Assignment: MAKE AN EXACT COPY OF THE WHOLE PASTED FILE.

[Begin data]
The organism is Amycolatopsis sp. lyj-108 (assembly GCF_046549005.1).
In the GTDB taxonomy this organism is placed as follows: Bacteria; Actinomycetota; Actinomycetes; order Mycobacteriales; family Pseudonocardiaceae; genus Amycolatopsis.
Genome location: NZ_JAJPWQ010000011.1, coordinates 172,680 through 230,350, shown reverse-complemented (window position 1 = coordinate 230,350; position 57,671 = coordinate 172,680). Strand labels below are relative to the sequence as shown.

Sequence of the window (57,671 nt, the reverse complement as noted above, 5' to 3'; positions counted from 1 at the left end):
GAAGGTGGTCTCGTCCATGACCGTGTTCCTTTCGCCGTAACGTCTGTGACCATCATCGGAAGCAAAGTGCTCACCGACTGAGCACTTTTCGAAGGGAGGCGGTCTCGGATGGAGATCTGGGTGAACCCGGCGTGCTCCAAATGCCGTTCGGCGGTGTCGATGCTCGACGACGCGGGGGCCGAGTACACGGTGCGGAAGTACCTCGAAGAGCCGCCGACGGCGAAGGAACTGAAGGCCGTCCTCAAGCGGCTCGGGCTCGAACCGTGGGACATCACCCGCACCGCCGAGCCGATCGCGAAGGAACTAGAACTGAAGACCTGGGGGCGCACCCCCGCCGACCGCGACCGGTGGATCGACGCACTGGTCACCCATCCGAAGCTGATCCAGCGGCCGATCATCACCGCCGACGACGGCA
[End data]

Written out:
The organism is Amycolatopsis sp. lyj-108 (assembly GCF_046549005.1).
In the GTDB taxonomy this organism is placed as follows: Bacteria; Actinomycetota; Actinomycetes; order Mycobacteriales; family Pseudonocardiaceae; genus Amycolatopsis.
Genome location: NZ_JAJPWQ010000011.1, coordinates 172,680 through 230,350, shown reverse-complemented (window position 1 = coordinate 230,350; position 57,671 = coordinate 172,680). Strand labels below are relative to the sequence as shown.

Sequence of the window (57,671 nt, the reverse complement as noted above, 5' to 3'; positions counted from 1 at the left end):
GAAGGTGGTCTCGTCCATGACCGTGTTCCTTTCGCCGTAACGTCTGTGACCATCATCGGAAGCAAAGTGCTCACCGACTGAGCACTTTTCGAAGGGAGGCGGTCTCGGATGGAGATCTGGGTGAACCCGGCGTGCTCCAAATGCCGTTCGGCGGTGTCGATGCTCGACGACGCGGGGGCCGAGTACACGGTGCGGAAGTACCTCGAAGAGCCGCCGACGGCGAAGGAACTGAAGGCCGTCCTCAAGCGGCTCGGGCTCGAACCGTGGGACATCACCCGCACCGCCGAGCCGATCGCGAAGGAACTAGAACTGAAGACCTGGGGGCGCACCCCCGCCGACCGCGACCGGTGGATCGACGCACTGGTCACCCATCCGAAGCTGATCCAGCGGCCGATCATCACCGCCGACGACGGCA